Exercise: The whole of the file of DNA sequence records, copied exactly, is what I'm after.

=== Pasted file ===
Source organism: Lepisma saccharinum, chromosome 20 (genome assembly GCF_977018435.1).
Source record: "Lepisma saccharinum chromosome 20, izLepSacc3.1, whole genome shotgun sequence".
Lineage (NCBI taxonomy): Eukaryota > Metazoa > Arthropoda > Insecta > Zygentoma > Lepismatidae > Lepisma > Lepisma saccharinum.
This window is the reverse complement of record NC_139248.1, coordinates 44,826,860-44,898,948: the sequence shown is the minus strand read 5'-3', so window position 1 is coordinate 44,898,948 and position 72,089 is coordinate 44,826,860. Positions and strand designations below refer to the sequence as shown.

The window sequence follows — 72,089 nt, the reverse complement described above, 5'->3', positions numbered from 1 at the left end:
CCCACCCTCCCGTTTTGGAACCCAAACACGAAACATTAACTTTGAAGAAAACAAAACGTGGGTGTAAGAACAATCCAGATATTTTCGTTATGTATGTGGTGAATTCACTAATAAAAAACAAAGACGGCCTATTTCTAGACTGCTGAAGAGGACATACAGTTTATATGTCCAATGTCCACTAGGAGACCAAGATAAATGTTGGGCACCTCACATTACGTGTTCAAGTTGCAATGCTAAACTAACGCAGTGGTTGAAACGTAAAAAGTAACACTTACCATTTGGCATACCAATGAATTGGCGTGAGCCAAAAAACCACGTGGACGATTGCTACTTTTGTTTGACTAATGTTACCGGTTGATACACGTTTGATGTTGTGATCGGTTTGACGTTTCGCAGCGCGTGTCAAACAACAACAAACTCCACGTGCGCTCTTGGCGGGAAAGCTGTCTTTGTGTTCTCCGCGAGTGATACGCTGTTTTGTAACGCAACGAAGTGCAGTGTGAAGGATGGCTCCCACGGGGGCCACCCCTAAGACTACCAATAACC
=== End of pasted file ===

Source organism: Lepisma saccharinum, chromosome 20 (genome assembly GCF_977018435.1).
Source record: "Lepisma saccharinum chromosome 20, izLepSacc3.1, whole genome shotgun sequence".
Lineage (NCBI taxonomy): Eukaryota > Metazoa > Arthropoda > Insecta > Zygentoma > Lepismatidae > Lepisma > Lepisma saccharinum.
This window is the reverse complement of record NC_139248.1, coordinates 44,826,860-44,898,948: the sequence shown is the minus strand read 5'-3', so window position 1 is coordinate 44,898,948 and position 72,089 is coordinate 44,826,860. Positions and strand designations below refer to the sequence as shown.

The window sequence follows — 72,089 nt, the reverse complement described above, 5'->3', positions numbered from 1 at the left end:
CCCACCCTCCCGTTTTGGAACCCAAACACGAAACATTAACTTTGAAGAAAACAAAACGTGGGTGTAAGAACAATCCAGATATTTTCGTTATGTATGTGGTGAATTCACTAATAAAAAACAAAGACGGCCTATTTCTAGACTGCTGAAGAGGACATACAGTTTATATGTCCAATGTCCACTAGGAGACCAAGATAAATGTTGGGCACCTCACATTACGTGTTCAAGTTGCAATGCTAAACTAACGCAGTGGTTGAAACGTAAAAAGTAACACTTACCATTTGGCATACCAATGAATTGGCGTGAGCCAAAAAACCACGTGGACGATTGCTACTTTTGTTTGACTAATGTTACCGGTTGATACACGTTTGATGTTGTGATCGGTTTGACGTTTCGCAGCGCGTGTCAAACAACAACAAACTCCACGTGCGCTCTTGGCGGGAAAGCTGTCTTTGTGTTCTCCGCGAGTGATACGCTGTTTTGTAACGCAACGAAGTGCAGTGTGAAGGATGGCTCCCACGGGGGCCACCCCTAAGACTACCAATAACC